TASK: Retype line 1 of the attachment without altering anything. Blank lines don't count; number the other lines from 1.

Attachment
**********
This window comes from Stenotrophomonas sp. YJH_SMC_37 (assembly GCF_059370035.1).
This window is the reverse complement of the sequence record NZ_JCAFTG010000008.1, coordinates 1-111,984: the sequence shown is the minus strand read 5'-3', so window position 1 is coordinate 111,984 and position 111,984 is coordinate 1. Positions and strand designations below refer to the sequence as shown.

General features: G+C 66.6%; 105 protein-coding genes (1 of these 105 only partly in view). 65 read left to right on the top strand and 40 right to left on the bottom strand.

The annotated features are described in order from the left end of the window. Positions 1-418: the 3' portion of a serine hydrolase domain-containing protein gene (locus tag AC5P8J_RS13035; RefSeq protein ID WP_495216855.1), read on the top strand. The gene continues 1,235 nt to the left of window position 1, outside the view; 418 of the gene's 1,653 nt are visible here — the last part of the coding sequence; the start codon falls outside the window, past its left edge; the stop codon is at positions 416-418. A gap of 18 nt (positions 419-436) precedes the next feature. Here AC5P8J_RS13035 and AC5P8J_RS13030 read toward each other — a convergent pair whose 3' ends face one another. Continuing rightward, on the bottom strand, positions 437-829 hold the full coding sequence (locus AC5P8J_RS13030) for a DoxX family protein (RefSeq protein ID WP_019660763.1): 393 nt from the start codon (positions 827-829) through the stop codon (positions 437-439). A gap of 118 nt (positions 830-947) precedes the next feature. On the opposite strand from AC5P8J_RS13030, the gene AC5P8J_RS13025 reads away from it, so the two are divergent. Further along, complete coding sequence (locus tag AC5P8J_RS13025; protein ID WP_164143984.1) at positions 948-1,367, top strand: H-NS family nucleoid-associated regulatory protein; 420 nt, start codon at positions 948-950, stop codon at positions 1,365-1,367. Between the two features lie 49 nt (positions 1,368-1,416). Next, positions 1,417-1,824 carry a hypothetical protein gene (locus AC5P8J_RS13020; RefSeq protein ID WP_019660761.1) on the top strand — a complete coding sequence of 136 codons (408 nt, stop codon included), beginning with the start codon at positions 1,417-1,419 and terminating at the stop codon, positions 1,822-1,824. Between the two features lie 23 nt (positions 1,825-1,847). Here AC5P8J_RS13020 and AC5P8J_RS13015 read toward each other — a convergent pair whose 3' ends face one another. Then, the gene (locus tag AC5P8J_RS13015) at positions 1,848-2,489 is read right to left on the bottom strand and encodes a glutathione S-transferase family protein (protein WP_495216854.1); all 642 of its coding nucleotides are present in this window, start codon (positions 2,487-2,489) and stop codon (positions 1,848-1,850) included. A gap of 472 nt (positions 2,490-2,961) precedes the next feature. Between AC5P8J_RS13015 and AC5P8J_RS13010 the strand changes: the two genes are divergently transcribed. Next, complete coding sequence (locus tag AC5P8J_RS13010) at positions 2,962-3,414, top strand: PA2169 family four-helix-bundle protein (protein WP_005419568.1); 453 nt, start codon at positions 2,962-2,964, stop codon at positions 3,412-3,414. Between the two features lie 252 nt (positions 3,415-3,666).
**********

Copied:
This window comes from Stenotrophomonas sp. YJH_SMC_37 (assembly GCF_059370035.1).